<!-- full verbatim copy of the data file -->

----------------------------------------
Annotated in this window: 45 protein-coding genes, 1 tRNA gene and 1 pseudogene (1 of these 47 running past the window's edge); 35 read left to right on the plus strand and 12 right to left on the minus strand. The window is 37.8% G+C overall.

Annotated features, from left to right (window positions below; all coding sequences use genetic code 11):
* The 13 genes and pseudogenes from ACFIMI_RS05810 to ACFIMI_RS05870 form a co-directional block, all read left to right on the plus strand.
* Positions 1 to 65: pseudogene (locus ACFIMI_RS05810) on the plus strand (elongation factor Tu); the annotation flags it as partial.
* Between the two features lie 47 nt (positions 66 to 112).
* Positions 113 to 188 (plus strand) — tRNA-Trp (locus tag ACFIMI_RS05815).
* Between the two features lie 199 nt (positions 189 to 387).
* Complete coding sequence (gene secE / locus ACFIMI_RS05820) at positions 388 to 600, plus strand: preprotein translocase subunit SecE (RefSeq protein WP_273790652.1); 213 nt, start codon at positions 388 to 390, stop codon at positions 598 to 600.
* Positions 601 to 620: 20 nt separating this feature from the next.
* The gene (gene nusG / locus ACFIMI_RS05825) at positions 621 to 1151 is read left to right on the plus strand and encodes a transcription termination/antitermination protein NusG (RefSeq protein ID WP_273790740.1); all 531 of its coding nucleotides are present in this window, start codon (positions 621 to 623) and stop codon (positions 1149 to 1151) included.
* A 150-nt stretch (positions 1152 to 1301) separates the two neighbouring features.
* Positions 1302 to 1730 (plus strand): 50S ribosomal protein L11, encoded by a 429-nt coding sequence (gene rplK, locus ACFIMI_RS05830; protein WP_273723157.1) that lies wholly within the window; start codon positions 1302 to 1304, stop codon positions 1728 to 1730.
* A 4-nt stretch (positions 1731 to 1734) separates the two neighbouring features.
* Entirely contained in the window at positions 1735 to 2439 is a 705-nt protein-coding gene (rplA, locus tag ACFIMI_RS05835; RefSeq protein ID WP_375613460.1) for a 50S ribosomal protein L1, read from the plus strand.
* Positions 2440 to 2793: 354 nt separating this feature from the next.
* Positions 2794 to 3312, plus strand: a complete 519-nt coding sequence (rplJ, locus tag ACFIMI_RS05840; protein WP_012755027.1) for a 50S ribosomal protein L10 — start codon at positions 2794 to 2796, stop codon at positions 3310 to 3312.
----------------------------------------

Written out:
Annotated in this window: 45 protein-coding genes, 1 tRNA gene and 1 pseudogene (1 of these 47 running past the window's edge); 35 read left to right on the plus strand and 12 right to left on the minus strand. The window is 37.8% G+C overall.

Annotated features, from left to right (window positions below; all coding sequences use genetic code 11):
* The 13 genes and pseudogenes from ACFIMI_RS05810 to ACFIMI_RS05870 form a co-directional block, all read left to right on the plus strand.
* Positions 1 to 65: pseudogene (locus ACFIMI_RS05810) on the plus strand (elongation factor Tu); the annotation flags it as partial.
* Between the two features lie 47 nt (positions 66 to 112).
* Positions 113 to 188 (plus strand) — tRNA-Trp (locus tag ACFIMI_RS05815).
* Between the two features lie 199 nt (positions 189 to 387).
* Complete coding sequence (gene secE / locus ACFIMI_RS05820) at positions 388 to 600, plus strand: preprotein translocase subunit SecE (RefSeq protein WP_273790652.1); 213 nt, start codon at positions 388 to 390, stop codon at positions 598 to 600.
* Positions 601 to 620: 20 nt separating this feature from the next.
* The gene (gene nusG / locus ACFIMI_RS05825) at positions 621 to 1151 is read left to right on the plus strand and encodes a transcription termination/antitermination protein NusG (RefSeq protein ID WP_273790740.1); all 531 of its coding nucleotides are present in this window, start codon (positions 621 to 623) and stop codon (positions 1149 to 1151) included.
* A 150-nt stretch (positions 1152 to 1301) separates the two neighbouring features.
* Positions 1302 to 1730 (plus strand): 50S ribosomal protein L11, encoded by a 429-nt coding sequence (gene rplK, locus ACFIMI_RS05830; protein WP_273723157.1) that lies wholly within the window; start codon positions 1302 to 1304, stop codon positions 1728 to 1730.
* A 4-nt stretch (positions 1731 to 1734) separates the two neighbouring features.
* Entirely contained in the window at positions 1735 to 2439 is a 705-nt protein-coding gene (rplA, locus tag ACFIMI_RS05835; RefSeq protein ID WP_375613460.1) for a 50S ribosomal protein L1, read from the plus strand.
* Positions 2440 to 2793: 354 nt separating this feature from the next.
* Positions 2794 to 3312, plus strand: a complete 519-nt coding sequence (rplJ, locus tag ACFIMI_RS05840; protein WP_012755027.1) for a 50S ribosomal protein L10 — start codon at positions 2794 to 2796, stop codon at positions 3310 to 3312.